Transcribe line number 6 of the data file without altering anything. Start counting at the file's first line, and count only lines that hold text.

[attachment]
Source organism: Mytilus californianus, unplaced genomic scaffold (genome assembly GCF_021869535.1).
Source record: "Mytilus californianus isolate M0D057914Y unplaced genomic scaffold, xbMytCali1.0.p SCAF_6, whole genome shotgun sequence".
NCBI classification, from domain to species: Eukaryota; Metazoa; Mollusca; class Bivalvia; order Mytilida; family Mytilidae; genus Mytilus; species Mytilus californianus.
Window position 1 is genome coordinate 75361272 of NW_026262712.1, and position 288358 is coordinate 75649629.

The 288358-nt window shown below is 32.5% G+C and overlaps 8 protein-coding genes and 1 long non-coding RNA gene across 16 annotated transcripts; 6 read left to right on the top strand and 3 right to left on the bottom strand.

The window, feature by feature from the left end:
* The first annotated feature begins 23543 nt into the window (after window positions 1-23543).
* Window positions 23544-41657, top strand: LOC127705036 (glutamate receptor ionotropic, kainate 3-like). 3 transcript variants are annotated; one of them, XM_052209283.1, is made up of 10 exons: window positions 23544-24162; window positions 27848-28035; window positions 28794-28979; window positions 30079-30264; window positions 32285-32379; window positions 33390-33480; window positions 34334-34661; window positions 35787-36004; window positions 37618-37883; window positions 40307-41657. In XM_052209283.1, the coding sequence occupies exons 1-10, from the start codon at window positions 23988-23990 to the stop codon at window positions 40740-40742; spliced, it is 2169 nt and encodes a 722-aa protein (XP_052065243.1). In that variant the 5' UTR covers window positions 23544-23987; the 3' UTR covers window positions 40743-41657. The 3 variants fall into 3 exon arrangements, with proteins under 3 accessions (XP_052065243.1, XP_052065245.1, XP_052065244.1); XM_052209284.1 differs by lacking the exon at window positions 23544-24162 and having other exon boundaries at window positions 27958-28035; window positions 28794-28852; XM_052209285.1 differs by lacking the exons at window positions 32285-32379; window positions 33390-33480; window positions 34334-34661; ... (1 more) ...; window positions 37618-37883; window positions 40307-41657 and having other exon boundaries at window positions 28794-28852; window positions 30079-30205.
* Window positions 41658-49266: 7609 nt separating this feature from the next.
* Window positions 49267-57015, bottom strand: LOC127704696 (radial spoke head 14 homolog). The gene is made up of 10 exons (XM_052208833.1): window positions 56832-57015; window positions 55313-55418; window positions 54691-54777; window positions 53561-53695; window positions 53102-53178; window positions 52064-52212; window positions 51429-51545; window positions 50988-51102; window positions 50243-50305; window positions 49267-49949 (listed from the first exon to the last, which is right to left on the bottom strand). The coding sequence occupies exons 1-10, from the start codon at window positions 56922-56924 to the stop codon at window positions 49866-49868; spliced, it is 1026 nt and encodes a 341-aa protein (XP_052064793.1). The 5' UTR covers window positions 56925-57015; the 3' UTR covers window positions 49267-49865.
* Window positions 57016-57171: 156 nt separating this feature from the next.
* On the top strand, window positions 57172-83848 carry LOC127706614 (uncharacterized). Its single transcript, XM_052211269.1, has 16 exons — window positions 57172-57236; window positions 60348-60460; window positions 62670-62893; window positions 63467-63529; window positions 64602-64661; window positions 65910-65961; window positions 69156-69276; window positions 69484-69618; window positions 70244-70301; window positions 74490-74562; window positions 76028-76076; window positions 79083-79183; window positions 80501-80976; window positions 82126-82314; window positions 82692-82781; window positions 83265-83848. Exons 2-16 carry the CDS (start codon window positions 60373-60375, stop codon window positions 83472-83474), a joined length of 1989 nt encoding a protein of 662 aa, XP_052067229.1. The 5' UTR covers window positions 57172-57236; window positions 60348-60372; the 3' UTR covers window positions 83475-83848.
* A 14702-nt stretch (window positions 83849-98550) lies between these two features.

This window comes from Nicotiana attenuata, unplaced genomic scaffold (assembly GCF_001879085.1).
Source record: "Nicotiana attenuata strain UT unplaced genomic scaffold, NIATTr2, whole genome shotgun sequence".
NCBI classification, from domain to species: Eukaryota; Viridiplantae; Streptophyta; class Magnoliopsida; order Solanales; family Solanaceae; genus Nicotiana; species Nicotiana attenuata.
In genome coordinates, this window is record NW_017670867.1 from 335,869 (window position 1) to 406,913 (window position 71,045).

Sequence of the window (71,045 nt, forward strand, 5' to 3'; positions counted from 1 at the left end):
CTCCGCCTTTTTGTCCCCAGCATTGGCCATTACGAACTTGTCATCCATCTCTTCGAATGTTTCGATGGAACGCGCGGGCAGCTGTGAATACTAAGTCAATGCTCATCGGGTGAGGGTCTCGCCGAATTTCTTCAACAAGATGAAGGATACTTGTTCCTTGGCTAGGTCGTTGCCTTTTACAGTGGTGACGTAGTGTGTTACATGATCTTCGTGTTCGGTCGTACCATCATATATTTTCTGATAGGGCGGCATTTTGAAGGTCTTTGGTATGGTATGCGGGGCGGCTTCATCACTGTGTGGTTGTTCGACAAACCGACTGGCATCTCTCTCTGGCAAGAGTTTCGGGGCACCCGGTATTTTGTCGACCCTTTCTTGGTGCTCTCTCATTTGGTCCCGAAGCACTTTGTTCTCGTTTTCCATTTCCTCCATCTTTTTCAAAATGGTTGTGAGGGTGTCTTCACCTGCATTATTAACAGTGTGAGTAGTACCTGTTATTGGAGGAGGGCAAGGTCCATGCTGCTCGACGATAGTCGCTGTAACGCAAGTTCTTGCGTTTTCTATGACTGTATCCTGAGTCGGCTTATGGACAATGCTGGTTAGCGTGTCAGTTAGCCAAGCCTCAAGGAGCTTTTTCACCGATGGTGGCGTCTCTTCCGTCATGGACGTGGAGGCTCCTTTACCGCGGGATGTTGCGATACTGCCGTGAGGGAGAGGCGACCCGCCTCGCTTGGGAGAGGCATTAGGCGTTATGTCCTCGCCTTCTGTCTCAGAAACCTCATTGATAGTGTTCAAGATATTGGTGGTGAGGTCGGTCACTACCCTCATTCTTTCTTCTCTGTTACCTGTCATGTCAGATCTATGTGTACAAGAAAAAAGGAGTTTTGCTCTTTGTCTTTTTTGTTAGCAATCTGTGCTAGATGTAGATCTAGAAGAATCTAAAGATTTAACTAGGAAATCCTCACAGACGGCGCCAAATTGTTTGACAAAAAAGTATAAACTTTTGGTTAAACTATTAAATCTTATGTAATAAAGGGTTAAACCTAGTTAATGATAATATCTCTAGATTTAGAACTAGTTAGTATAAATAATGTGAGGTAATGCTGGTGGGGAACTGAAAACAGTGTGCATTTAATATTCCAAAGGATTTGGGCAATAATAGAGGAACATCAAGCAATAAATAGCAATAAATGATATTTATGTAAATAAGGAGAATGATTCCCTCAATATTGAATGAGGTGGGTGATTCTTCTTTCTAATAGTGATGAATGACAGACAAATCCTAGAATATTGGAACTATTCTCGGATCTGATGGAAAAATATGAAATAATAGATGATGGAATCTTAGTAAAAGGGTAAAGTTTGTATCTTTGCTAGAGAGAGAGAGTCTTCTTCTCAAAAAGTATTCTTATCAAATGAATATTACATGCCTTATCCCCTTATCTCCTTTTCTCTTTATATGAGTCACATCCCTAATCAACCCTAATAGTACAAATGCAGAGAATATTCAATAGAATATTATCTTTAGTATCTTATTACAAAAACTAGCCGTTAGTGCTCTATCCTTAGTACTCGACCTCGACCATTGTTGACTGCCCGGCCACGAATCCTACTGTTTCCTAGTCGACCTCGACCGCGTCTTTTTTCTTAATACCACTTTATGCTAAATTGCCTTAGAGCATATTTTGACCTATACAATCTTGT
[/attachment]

The window, feature by feature from the left end: